I can do this.
Did you promise him you'll try, or did you promise him he'll walk? Arrogant.
All right, Dr.
You'll live and die on this.
This is your career at Seattle Grace.
He's such an ass! Dr.
Gracie didn't like your infectious process idea, but I think that's what it's got to be, right? Gracie wouldn't know his ass from his finger.
Is "ass" the word of the day? There was mild hemolysis on his CBC.
Anemia? Rhabdo? Was there any hematuria? No, but there was some yeast in his urine.
A contaminant.
Maybe the hemolysis was just a bad blood draw? Every day? That doesn't seem right.
This hemolysis thing is a red herring.
I feel it in my bones that we're going down the wrong road.
You're right.
I feel it in my bones too.
Get your mind out of the gutter.
How can I do that when I'm tearing your clothes off? Think of the possibilities for post-op fever: Wind, wound, water.
Water! The yeast.
I think I got it! [Bailey.]
Single most important step in the treatment process.
- Anyone? - Physical exam.
- No.
No chocolate for you.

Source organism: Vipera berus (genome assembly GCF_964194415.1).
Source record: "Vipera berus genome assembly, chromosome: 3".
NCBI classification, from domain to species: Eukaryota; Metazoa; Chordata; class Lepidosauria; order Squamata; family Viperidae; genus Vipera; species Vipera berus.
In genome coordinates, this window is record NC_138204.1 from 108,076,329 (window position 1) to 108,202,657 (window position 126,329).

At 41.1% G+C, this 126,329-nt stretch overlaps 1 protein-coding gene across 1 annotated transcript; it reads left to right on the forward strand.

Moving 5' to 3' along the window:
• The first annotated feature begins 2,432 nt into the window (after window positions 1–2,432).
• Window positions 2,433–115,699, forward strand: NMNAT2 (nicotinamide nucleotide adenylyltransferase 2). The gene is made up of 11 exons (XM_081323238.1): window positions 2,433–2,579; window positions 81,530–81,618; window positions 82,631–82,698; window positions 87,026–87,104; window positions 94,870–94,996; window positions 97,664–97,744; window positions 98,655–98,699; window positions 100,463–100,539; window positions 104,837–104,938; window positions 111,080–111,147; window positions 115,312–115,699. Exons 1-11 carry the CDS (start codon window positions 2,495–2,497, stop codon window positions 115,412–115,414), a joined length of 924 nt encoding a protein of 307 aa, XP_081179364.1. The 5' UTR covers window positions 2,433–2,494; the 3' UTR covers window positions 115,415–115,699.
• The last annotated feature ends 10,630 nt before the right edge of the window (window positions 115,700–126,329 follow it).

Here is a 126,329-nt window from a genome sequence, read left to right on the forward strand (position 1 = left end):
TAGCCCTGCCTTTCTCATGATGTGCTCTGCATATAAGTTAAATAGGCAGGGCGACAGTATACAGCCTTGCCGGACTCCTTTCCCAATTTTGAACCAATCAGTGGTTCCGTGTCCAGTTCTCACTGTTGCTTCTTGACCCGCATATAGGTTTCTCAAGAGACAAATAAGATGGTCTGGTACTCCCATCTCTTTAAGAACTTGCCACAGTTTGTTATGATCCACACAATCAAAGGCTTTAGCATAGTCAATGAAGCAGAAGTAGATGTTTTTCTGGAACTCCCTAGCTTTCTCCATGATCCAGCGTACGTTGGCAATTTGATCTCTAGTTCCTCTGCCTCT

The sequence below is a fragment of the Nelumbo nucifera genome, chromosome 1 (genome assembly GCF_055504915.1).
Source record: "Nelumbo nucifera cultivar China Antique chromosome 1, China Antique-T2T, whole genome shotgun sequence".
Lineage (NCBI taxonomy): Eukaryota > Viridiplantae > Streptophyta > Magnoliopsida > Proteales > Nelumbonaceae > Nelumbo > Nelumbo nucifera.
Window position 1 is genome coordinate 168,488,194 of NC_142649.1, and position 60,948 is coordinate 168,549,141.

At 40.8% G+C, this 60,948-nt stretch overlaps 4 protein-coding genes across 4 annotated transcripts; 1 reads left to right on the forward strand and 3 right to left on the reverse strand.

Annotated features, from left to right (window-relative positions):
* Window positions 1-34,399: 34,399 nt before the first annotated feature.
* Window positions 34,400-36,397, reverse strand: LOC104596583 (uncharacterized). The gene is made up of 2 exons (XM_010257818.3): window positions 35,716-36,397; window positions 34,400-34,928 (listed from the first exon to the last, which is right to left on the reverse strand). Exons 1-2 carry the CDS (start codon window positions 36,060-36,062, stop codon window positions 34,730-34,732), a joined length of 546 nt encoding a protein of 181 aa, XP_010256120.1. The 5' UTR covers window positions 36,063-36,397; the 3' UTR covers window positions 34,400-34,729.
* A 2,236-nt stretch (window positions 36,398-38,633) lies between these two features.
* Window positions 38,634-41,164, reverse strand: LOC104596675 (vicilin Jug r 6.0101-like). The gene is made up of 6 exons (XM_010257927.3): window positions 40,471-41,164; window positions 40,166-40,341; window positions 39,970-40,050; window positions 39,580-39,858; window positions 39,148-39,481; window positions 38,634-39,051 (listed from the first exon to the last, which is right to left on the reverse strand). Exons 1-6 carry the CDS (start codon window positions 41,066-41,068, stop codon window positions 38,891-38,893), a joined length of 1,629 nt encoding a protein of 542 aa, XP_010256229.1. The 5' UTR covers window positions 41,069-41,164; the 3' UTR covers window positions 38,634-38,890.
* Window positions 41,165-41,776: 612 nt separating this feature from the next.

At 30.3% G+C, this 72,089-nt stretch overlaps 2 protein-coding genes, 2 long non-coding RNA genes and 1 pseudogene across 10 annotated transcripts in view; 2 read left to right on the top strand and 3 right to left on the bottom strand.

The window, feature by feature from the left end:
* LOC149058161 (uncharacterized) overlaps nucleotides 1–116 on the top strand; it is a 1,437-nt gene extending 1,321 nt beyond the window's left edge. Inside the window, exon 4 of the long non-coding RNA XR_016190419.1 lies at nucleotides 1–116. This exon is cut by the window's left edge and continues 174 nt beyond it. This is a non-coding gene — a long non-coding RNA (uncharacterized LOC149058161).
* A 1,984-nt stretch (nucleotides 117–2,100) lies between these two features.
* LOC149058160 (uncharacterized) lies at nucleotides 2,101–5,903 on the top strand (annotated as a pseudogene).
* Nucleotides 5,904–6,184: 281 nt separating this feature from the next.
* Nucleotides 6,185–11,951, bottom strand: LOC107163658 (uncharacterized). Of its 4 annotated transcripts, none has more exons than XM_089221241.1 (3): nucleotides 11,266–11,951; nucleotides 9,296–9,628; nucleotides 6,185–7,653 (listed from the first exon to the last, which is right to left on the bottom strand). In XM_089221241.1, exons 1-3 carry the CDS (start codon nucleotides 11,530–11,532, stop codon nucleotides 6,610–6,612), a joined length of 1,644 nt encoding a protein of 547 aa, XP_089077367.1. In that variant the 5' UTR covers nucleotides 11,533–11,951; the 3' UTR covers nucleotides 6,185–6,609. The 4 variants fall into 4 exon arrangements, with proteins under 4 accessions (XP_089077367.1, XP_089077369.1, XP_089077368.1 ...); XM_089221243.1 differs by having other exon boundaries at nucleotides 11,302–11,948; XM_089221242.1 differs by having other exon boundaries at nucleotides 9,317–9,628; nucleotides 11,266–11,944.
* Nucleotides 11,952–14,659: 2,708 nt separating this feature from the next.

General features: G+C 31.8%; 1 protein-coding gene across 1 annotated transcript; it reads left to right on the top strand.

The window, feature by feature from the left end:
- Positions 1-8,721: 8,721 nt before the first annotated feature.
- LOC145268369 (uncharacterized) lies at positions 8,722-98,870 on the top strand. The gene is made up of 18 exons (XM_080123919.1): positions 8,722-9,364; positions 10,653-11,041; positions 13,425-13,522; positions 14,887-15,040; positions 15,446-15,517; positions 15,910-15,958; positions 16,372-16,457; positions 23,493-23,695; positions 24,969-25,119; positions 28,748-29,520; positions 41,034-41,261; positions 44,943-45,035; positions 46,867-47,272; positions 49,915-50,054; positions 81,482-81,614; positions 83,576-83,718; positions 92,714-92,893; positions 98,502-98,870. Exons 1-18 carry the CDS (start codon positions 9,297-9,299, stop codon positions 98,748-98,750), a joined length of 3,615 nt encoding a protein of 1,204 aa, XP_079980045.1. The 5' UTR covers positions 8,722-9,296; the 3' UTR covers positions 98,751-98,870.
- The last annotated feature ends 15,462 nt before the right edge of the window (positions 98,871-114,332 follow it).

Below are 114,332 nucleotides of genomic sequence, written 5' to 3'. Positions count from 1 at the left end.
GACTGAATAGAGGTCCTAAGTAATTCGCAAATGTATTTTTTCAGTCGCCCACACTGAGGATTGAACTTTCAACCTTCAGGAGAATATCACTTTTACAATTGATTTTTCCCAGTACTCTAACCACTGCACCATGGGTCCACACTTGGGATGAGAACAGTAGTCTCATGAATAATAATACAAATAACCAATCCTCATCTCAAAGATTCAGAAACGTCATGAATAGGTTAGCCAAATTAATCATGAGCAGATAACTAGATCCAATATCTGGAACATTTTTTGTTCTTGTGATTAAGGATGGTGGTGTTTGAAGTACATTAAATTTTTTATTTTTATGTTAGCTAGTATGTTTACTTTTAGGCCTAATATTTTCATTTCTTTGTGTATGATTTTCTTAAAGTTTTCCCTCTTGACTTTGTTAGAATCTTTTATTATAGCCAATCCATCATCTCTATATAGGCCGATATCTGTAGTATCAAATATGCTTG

- Lab and radiology evaluation.
Oh! Come on, people, now you're embarrassing me.
- Patient history.
- Thank you! Catch! [Richard.]
There isn't much inflammation, but there are a lot of gallstones.
Baylow, what causes gallstones? - High fat diets are a huge contributor.
- Yes, fatty foods and? [Bailey.]
She's vegan.
- [Richard.]
Who's talking? - [Baylow.]
I'm sorry, sir.
- Keep it down or get out of the OR.
- [Bailey.]
She's vegan.
- [Richard.]
She is? - [Bailey.]
She has had severe reflux most of her life until she discovered, when she was 15, that a vegan diet helped.
Her ex-boyfriend, who broke up with her after her last surgery, was a vegan chef.
Well, that's quite a history you have there, doctor.
Baylow, your intern is doing a hell of a job.
Uh Listen, you little moppet, you hang me out to dry like that in front of the chief again, I will end you.
Your career, your future, your life.
Do we understand each other? If it were up to me, you'd be doing scut until your hair turns grey.
Oh, wait a minute.
It is up to me! [Bailey grunts.]
We're not allowed to beat you with sticks, so we punish you with scut.
We do it today, and they did it back in my day.
- Dr.
Grey and I did mountains of scut.
- Mm-hm.
Testing tissue samples was boring, but it's how we found out our patient had a fungus called cryptococcus.
[Young Richard.]
Have you traveled recently to a tropical country? Like Taiwan? Or Argentina? No.